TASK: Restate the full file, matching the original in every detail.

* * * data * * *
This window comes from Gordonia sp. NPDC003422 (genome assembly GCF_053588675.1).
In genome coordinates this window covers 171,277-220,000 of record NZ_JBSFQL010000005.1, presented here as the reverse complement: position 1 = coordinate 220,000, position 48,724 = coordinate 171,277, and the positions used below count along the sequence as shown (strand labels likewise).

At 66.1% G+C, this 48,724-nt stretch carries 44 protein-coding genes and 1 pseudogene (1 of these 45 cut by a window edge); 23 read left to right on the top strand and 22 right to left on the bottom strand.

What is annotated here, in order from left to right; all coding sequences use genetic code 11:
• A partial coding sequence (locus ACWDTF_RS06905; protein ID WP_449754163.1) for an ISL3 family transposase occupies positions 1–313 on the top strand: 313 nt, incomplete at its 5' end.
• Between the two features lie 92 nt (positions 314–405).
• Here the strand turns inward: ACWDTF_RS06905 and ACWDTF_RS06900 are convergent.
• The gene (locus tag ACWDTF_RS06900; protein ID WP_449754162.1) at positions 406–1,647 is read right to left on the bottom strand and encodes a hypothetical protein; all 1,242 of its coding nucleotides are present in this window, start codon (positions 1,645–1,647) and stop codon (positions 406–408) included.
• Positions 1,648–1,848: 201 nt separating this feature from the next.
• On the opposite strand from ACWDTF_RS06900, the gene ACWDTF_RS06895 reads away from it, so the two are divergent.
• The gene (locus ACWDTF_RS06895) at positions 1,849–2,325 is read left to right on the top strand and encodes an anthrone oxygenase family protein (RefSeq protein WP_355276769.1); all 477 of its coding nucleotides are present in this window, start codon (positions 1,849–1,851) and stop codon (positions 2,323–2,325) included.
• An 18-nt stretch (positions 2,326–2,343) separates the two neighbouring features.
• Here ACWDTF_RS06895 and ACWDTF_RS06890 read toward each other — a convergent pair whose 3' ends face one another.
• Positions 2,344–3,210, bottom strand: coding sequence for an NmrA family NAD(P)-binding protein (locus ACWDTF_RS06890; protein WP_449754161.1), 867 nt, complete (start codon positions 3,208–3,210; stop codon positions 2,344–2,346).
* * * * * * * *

This window comes from Gordonia sp. NPDC003422 (genome assembly GCF_053588675.1).
In genome coordinates this window covers 171,277-220,000 of record NZ_JBSFQL010000005.1, presented here as the reverse complement: position 1 = coordinate 220,000, position 48,724 = coordinate 171,277, and the positions used below count along the sequence as shown (strand labels likewise).

At 66.1% G+C, this 48,724-nt stretch carries 44 protein-coding genes and 1 pseudogene (1 of these 45 cut by a window edge); 23 read left to right on the top strand and 22 right to left on the bottom strand.

What is annotated here, in order from left to right; all coding sequences use genetic code 11:
• A partial coding sequence (locus ACWDTF_RS06905; protein ID WP_449754163.1) for an ISL3 family transposase occupies positions 1–313 on the top strand: 313 nt, incomplete at its 5' end.
• Between the two features lie 92 nt (positions 314–405).
• Here the strand turns inward: ACWDTF_RS06905 and ACWDTF_RS06900 are convergent.
• The gene (locus tag ACWDTF_RS06900; protein ID WP_449754162.1) at positions 406–1,647 is read right to left on the bottom strand and encodes a hypothetical protein; all 1,242 of its coding nucleotides are present in this window, start codon (positions 1,645–1,647) and stop codon (positions 406–408) included.
• Positions 1,648–1,848: 201 nt separating this feature from the next.
• On the opposite strand from ACWDTF_RS06900, the gene ACWDTF_RS06895 reads away from it, so the two are divergent.
• The gene (locus ACWDTF_RS06895) at positions 1,849–2,325 is read left to right on the top strand and encodes an anthrone oxygenase family protein (RefSeq protein WP_355276769.1); all 477 of its coding nucleotides are present in this window, start codon (positions 1,849–1,851) and stop codon (positions 2,323–2,325) included.
• An 18-nt stretch (positions 2,326–2,343) separates the two neighbouring features.
• Here ACWDTF_RS06895 and ACWDTF_RS06890 read toward each other — a convergent pair whose 3' ends face one another.
• Positions 2,344–3,210, bottom strand: coding sequence for an NmrA family NAD(P)-binding protein (locus ACWDTF_RS06890; protein WP_449754161.1), 867 nt, complete (start codon positions 3,208–3,210; stop codon positions 2,344–2,346).